Suppression of Diamondback Moth (Lepidoptera: Plutellidae) with an Entomopathogenic Nematode (Rhabditida: Steinernematidae) and Bacillus thuringiensis Berliner
Authors: BAUR, MATTHEW E.; KAYA, HARHY K.; TABASHNIK, BHUCE E.; CHILCUTT, CHAHLES F.
Source: Journal of Economic Entomology, Volume 91, Number 5, October 1998 , pp. 1089-1095(7)
Publisher: Entomological Society of America
Abstract:We tested the efficacy of the All strain of Steinernema carpocapsae (Weiser) against larvae of the diamondback moth, Plutella xylostella (L.). In laboratory bioassays we found that (1) commercially formulated nematodes produced in vitro were as effective as nematodes produced in vivo, (2) resistance of P. xylostella to Bacillus thuringiesis Berliner subsp. kurstaki did not confer cross-resistance to nematodes, (3) mortality caused by nematodes was higher for early than late 3rd-instar P. xylostella larvae, and (4) no interaction occurred when B. thuringiensis and nematodes were' combined against a susceptible strain of P. xylostella, but an antagonistic interaction occurred between the 2 pathogens against a strain of P. xylostella resistant to B. thllringiensis. In field trials conducted on 2 watercress [Rorippa Nasturtium-aquaticum (L.) Hayek] farms in Hawaii, nematodes provided 41% control, B. thuringiesis subsp. aizawai gave 44% control, and the combined treatment (B. thuringiensis plus nematodes both at half rate) resulted in 58%control. Using nemodes to control diamondback moth can theoretically reduce resistance development in diamondback moth populations to B. thuringiensis products, but repeated applications of nematodes will probably be ineffective in attaining control (suggested in simulation model). The results of this study demonstrate that nematodes may be a useful component of integrated pest management programs if efficacy can bt' increased, especially for populations of P. xylostella that are resistant to B. thuringiensis.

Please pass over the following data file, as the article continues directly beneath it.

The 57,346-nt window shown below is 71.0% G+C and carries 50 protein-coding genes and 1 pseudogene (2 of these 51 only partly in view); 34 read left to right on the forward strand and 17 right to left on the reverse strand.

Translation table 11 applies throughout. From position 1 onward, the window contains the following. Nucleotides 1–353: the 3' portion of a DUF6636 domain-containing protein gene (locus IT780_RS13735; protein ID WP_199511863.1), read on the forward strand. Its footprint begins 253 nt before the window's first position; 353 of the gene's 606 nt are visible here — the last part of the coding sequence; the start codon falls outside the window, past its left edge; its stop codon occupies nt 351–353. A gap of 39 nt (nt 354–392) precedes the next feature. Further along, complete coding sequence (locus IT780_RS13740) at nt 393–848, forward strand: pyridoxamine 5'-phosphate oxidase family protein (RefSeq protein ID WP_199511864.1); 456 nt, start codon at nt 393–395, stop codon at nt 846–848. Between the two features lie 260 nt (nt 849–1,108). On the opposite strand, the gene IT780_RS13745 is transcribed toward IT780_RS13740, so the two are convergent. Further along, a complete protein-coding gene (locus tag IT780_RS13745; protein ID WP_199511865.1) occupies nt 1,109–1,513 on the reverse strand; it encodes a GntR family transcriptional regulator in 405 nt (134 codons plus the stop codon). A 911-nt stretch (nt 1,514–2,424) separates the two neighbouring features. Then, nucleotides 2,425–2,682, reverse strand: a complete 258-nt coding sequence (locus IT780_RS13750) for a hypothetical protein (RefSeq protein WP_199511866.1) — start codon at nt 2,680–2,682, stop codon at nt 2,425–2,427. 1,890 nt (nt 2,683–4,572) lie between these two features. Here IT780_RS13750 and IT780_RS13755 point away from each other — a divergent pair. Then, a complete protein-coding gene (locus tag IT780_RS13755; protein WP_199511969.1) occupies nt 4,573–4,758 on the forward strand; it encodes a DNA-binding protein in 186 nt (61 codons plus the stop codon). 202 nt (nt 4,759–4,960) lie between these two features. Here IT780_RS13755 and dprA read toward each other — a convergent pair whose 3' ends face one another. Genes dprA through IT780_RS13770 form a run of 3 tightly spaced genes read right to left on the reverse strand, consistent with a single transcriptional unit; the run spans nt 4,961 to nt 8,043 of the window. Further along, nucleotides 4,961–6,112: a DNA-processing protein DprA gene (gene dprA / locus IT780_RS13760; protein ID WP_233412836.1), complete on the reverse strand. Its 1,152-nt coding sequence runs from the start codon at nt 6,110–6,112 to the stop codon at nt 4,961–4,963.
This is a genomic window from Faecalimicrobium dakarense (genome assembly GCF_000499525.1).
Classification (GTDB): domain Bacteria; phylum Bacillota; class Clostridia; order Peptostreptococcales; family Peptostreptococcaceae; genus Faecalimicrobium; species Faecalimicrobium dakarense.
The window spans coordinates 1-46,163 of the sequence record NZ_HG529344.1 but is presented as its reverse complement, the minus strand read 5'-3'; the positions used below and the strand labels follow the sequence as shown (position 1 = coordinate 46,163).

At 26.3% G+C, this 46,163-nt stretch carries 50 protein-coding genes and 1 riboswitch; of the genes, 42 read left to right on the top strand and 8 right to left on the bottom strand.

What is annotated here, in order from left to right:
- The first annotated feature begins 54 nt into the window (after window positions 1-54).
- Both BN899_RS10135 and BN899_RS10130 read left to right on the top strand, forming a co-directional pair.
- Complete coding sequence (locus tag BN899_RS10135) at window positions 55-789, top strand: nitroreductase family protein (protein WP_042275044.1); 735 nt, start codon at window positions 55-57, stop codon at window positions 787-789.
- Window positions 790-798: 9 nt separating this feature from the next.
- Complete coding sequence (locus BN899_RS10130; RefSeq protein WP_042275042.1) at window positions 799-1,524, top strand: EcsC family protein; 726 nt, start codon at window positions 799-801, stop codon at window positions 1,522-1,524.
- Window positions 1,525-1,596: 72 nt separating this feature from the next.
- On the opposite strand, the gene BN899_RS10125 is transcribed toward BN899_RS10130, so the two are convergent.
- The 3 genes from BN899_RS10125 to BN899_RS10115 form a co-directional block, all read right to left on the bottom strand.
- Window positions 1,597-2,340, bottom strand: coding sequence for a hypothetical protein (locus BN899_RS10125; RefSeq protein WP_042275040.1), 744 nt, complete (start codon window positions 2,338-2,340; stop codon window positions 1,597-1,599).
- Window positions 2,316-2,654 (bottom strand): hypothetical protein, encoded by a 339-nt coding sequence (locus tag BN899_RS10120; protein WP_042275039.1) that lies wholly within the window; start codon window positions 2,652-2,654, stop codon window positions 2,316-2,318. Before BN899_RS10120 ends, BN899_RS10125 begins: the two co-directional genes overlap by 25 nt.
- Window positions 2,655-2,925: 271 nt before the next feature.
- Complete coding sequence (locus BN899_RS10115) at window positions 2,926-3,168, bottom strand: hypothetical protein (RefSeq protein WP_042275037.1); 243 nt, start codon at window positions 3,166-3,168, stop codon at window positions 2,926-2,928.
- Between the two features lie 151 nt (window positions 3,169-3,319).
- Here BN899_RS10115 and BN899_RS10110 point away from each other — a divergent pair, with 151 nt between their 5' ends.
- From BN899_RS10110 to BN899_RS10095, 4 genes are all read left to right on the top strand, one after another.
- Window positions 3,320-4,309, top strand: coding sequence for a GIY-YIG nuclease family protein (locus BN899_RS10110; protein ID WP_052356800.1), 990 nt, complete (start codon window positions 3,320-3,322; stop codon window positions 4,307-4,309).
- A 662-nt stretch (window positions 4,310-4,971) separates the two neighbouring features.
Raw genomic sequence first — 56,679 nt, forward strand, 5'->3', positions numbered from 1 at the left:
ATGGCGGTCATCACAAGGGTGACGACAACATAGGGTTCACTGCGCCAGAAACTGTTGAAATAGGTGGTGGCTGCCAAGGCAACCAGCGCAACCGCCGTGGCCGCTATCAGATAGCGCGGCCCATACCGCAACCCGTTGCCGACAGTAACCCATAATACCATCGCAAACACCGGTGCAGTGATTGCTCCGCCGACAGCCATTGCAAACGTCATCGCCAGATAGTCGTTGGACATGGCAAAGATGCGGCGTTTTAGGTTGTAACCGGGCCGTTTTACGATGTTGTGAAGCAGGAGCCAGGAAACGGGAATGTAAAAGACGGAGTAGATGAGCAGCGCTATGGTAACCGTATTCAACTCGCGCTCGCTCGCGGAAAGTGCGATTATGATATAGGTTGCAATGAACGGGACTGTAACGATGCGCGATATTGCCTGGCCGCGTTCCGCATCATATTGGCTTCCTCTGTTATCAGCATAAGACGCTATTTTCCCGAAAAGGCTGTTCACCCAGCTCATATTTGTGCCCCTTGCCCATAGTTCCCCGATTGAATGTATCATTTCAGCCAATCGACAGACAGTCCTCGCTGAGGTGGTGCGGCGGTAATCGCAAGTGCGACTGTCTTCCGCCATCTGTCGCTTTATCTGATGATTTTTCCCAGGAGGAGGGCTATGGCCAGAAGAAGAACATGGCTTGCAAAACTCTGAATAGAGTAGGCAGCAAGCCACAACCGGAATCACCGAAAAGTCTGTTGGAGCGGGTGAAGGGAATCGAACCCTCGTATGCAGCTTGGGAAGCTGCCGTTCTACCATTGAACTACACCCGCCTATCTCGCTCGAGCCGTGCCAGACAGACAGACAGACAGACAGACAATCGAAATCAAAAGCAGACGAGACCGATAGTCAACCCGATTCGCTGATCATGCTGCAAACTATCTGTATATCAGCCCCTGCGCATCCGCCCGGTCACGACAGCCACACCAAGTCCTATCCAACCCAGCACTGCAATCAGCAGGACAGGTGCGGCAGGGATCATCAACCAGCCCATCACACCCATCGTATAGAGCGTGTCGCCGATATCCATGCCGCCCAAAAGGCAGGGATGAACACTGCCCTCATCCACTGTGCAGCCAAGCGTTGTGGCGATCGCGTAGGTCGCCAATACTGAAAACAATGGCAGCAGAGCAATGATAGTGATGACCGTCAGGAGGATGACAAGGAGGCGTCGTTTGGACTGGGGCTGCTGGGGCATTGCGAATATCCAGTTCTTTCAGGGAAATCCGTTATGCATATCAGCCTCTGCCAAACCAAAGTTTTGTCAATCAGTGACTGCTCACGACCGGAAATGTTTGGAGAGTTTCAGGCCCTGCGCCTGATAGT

Document Type: Research Article
Publication date: 1998-10-01
- Journal of Economic Entomology is published bimonthly in February, April, June, August, October, and December. The journal publishes articles on the economic significance of insects and is divided into the following sections: apiculture & social insects; arthropods in relation to plant disease; forum; insecticide resistance and resistance management; ecotoxicology; biological and microbial control; ecology and behavior; sampling and biostatistics; household and structural insects; medical entomology; molecular entomology; veterinary entomology; forest entomology; horticultural entomology; field and forage crops, and small grains; stored-product; commodity treatment and quarantine entomology; and plant resistance. In addition to research papers, Journal of Economic Entomology publishes Letters to the Editor, interpretive articles in a Forum section, Short Communications, Rapid Communications, and Book Reviews.
- Editorial Board
- Submit a Paper
- Subscribe to this Title
- Information for Advertisers
- Visit this journal's homepage
- ingentaconnect is not responsible for the content or availability of external websites